Written by Films

Quantum of Solace

I must admit that I managed to turn down two sets of free tickets for screenings I couldn’t make before finally paying to see the new Bond today.
First the good things: Craig is still excellent as Bond, the premise of the story might not have been especially dwelt upon, but it was relevant, and the product placement was far more subtle than last time.
Sadly these are outweighed by a plot that was really pretty lacking. We just had A to B to C. When M tells Bond to stop killing the next person, time after time, we realise that this is indeed all that he’s doing. The film really drags in places, and the reasons for travelling to film’s various locations are thoroughly random. The set piece at the Viennese opera was fascinating, but ultimately a waste of time.
A few people questioned the title, but we hear the name of the criminal organisation – Quantum – at least a couple of times before the denouement. If anything, it’s the rather pointless criminal organisation lapel pin that all members get given as part of their gift packs that seems more questionable. Quantum, it seems, is supposed to be the new SMERSH or SPECTRE.
The action sequences were a little pedestrian really. They were perfectly well done, but there wasn’t the horror of the Aston Martin flip in Casino Royale, or some of the more inventive chase sequences of previous Bond films. On the other hand, the Bourne films have done the more realistic car v car chase better – especially the Moscow sequence in the Bourne Supremacy. The opening chase was fine although ultimately baffling since we basically joined the action mid-flow. I was most disappointed with a sequence in which Bond leaps out of plane without a parachute. He has an accomplice in Camille (Olga Kurylenko) who has a parachute to share with him, but it felt much less real than a similar stunt performed at the start of Moonraker. That time around, it was done “for real” by a stuntman (you can see that the stuntman must have had a parachute under his shirt). This time we clearly see Craig’s face, but CGI has obviously been employed.
The film really could have done with a few wider shots giving the audience a broader perspective on the action. The Bourne films, and to an extent Saving Private Ryan or Ronin have increased the verisimilitude we expect from action films. But sometimes the wide shot giving us a clear picture of what’s happening makes the stunts look better.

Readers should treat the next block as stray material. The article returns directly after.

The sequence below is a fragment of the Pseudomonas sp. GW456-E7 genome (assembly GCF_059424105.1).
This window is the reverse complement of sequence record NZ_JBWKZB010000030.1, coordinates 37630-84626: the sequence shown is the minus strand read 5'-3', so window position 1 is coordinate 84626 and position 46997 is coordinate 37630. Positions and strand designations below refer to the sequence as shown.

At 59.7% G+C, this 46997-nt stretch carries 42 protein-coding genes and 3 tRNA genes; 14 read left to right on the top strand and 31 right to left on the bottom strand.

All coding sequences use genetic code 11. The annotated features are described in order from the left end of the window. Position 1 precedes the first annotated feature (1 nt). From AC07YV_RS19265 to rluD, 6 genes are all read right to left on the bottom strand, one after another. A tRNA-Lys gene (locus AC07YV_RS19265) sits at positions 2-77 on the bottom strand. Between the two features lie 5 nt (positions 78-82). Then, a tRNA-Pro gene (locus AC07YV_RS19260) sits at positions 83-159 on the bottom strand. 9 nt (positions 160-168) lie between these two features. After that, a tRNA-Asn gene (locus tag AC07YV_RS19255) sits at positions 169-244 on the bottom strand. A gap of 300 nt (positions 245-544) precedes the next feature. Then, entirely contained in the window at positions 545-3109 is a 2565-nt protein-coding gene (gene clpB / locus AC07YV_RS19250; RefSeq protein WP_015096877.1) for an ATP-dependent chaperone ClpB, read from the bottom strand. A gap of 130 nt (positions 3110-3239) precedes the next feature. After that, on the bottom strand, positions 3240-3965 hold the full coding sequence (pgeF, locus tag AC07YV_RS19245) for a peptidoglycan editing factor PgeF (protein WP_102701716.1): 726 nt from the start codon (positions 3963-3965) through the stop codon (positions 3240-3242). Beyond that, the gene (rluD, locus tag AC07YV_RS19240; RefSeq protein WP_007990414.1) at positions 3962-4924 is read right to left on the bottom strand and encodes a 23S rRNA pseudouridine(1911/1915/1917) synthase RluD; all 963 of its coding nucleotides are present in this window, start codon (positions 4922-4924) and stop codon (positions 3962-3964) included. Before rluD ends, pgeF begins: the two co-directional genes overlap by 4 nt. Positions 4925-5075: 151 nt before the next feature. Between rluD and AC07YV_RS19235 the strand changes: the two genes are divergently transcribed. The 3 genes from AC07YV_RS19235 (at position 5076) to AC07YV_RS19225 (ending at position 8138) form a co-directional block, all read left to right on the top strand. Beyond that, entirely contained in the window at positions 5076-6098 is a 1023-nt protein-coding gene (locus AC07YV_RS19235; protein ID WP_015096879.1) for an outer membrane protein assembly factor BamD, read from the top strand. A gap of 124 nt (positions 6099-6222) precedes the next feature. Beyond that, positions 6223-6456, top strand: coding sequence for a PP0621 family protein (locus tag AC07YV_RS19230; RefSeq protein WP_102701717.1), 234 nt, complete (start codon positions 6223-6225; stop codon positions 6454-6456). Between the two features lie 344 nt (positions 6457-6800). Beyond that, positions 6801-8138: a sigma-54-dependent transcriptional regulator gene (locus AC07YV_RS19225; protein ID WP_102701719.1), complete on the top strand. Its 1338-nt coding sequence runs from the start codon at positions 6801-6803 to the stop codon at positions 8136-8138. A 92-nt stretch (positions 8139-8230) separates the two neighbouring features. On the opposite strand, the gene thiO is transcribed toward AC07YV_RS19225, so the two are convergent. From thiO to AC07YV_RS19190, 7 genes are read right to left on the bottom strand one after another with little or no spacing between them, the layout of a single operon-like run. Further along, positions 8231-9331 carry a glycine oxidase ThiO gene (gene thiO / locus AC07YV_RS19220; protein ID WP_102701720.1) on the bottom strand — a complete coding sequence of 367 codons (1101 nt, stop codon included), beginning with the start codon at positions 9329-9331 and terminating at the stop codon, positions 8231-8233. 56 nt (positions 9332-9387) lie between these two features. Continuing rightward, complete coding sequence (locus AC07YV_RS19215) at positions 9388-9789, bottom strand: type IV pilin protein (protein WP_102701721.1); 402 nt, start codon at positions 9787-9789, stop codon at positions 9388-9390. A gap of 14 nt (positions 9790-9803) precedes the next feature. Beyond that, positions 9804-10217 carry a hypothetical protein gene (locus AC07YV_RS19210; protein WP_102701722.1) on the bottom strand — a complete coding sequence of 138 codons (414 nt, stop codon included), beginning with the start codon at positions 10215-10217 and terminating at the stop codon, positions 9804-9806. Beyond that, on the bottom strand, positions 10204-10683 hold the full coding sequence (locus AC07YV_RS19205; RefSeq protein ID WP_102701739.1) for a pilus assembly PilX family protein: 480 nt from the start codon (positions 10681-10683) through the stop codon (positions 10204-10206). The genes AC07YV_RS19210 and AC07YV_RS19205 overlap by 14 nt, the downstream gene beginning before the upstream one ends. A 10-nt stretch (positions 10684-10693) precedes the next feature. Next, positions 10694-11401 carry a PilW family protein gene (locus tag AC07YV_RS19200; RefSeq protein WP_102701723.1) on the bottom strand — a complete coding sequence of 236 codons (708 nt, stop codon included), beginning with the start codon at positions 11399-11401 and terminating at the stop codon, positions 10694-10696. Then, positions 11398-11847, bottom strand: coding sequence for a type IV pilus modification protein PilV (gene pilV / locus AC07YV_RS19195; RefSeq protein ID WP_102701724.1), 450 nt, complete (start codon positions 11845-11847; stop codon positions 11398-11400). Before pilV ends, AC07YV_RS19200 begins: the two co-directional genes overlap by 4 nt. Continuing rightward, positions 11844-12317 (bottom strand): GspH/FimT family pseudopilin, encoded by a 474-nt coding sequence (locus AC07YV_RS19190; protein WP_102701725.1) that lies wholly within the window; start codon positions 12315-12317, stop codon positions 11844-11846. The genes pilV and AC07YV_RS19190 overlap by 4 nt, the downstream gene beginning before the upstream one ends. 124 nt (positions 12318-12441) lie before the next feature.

While overall, there weren’t the crashing product placement bits that we saw in Casino Royale, driving around Haiti in a Ford Ka seemed a little odd compared with the island’s other vehicles.
I’m sure that people who suggest that the script ran out of time before the writers’ strike are pretty much on the money. The plot really wasn’t there, and you begin to wonder how many expository sequences ended up on the cutting room floor. Gemma Arterton’s agent Field was woefully under-written. While she jumped into bed with Bond instantaneously, and that should always happen with a Bond film, it does rather reduce the amount of empathy we have with Bond over the death of Vespa, who he’s supposed to be avenging even though she’d double crossed him. Aside from that, she had nothing to do aside from reprising a death last seen in Goldfinger.
As much as anything this film is very much setting up the next film. Quantum is surely going to be the cloudy terror organisation of at least one more film. I suppose that Al Qaeda or the like could never work, because there’d be no opportunity for Bond to swan around in a dinner jacket at a casino or similar.
It’s not the worst Bond film of recent times – that prize has to remain Die Another Day with its invisible car. But let’s hope that next time, the producers spend some time getting a script together first. The habit today of knowing the exact date a film is due to open before the script is finished and the first day’s shooting has taken place is reckless. And I think that’s why Quantum of Solace is so poor after we’d had such a good re-start with Casino Royale.
Finally, a small addendum. The print we saw was prefaced by a slightly different FACT anti-piracy ad to the usual. We had a Daniel Craig voiceover informing us that thousands of people are employed by the film industry as we saw a few seconds of behind the scenes footage from Quantum of Solace. He implored us not to record the film.
On the way into the cinema, a security guard was searching bags to stop precisely this, although an HD camcorder would easily have fitted in my jacket pocket without the need for a bag.
But it’s probably a nicer thing to do than just tell the audience that you’ll go to prison (v. unlikely). It should still be pointed out that everyone in the cinema had paid to watch the film on the big screen and not download it. But it was the least bad anti-piracy warning I’ve seen yet. FACT still need to note that their number is actually (020) 8xxx xxxx not 0208 xxx xxxx. That really annoys me for some reason.